Building on their recent success at SXSW (reputedly gaining almost 100,000 users over the course of the event), Foursquare have released a few more surprises for us. First up is “Celebrity Mode“, introducing the concept of non-reciprocal friendship, allowing users to “follow” stars without necessarily being followed back. This move is vital if Foursquare is to capitalize on celebrity advocates, as Twitter did in its early years. Expect to see brands jumping on the bandwagon in the near future: celebrity endorsement via check-in could be the perfect solution for venues that want to be seen as elite destinations (like the W hotels, for example).
Second, Foursquare has secured a tie in with Bing that will bring contextual “tips” to a Bing map sidebar. This is a clear challenge to Google’s local listing data, and also encroaches on Yelp territory. Increasingly, people will be able to see fresh user-submitted data alongside brand-controlled content when deciding where to go – which can only be a good thing for consumers.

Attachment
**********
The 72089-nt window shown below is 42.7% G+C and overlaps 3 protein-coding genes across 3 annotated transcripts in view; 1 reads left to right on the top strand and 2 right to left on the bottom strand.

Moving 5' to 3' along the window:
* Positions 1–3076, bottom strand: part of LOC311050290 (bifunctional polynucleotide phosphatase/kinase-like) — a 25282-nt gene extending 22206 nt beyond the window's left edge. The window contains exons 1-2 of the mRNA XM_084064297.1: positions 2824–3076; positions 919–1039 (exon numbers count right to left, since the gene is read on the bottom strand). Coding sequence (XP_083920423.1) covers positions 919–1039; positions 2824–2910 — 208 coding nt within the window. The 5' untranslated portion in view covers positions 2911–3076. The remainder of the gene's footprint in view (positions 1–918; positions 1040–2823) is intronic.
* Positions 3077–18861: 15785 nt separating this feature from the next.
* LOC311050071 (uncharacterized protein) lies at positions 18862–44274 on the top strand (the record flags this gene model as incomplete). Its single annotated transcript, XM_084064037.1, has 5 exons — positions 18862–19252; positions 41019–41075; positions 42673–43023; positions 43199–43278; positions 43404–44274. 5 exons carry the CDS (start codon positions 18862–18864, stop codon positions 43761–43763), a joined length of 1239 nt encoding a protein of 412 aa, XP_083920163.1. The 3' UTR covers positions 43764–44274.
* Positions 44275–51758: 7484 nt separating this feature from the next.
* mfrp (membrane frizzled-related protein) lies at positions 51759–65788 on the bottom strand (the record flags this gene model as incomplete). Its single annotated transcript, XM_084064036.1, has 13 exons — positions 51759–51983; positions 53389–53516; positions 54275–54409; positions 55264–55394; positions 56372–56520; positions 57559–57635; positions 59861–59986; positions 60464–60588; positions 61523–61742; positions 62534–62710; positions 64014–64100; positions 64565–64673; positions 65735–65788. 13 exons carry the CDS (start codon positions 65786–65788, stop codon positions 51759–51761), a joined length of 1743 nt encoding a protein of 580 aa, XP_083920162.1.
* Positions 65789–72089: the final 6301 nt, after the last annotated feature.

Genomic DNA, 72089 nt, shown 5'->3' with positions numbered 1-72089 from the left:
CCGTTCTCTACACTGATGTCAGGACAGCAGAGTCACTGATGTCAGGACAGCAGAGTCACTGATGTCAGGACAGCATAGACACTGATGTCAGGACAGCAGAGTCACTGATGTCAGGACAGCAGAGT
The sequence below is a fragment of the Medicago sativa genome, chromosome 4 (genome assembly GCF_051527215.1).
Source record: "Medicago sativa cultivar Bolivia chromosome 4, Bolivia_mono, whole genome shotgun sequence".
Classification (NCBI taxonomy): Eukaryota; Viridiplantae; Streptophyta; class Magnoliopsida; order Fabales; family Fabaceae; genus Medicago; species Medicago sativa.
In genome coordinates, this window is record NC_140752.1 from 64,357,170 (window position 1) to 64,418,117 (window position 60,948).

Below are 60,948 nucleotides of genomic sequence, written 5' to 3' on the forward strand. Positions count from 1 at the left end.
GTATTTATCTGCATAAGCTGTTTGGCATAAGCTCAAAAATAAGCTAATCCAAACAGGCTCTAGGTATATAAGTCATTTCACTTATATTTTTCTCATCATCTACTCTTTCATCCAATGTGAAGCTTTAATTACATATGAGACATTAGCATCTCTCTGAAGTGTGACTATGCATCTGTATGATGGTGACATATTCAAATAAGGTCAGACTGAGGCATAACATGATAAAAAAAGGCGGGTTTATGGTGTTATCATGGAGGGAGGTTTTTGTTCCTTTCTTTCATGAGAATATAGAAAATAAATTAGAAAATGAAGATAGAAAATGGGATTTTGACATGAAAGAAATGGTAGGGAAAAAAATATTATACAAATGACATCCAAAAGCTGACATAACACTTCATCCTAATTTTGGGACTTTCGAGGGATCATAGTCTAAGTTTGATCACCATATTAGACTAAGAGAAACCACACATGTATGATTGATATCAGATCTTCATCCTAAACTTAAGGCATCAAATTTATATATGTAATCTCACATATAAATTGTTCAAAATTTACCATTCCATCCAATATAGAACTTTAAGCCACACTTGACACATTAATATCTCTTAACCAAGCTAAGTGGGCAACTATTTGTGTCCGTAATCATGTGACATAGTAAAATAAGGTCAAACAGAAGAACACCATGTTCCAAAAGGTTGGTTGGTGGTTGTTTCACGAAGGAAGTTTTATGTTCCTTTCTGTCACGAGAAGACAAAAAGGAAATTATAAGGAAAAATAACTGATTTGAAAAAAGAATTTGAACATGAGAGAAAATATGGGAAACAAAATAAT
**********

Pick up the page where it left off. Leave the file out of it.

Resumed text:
Microsoft is developing a Twitter clone – can’t help but think they’re a little late to the party. OfficeTalk is aimed at enterprises seeking internal micro-blogging services to facilitate better communication between employees. Yammer has already been doing that for nearly two years.
Social Media Bashing
Umair Haque’s diatribe in the Harvard Business Review has been getting a lot of attention – The Social Media Bubble. He argues that social media fosters only “thin relationships” that are a pale imitation of real-world communities. For a nice, well considered riposte, see What Consumes Me.
I’m sure we’ve all seen this already, but yes, Nestle has made a bit of an error on Facebook, to put it mildly. Their page has been the victim (or deserving recipient) of digital guerilla warfare, orchestrated by Greenpeace. All this really illustrates is the importance of being prepared: have a strategy in place, and be ready to respond when the crisis hits.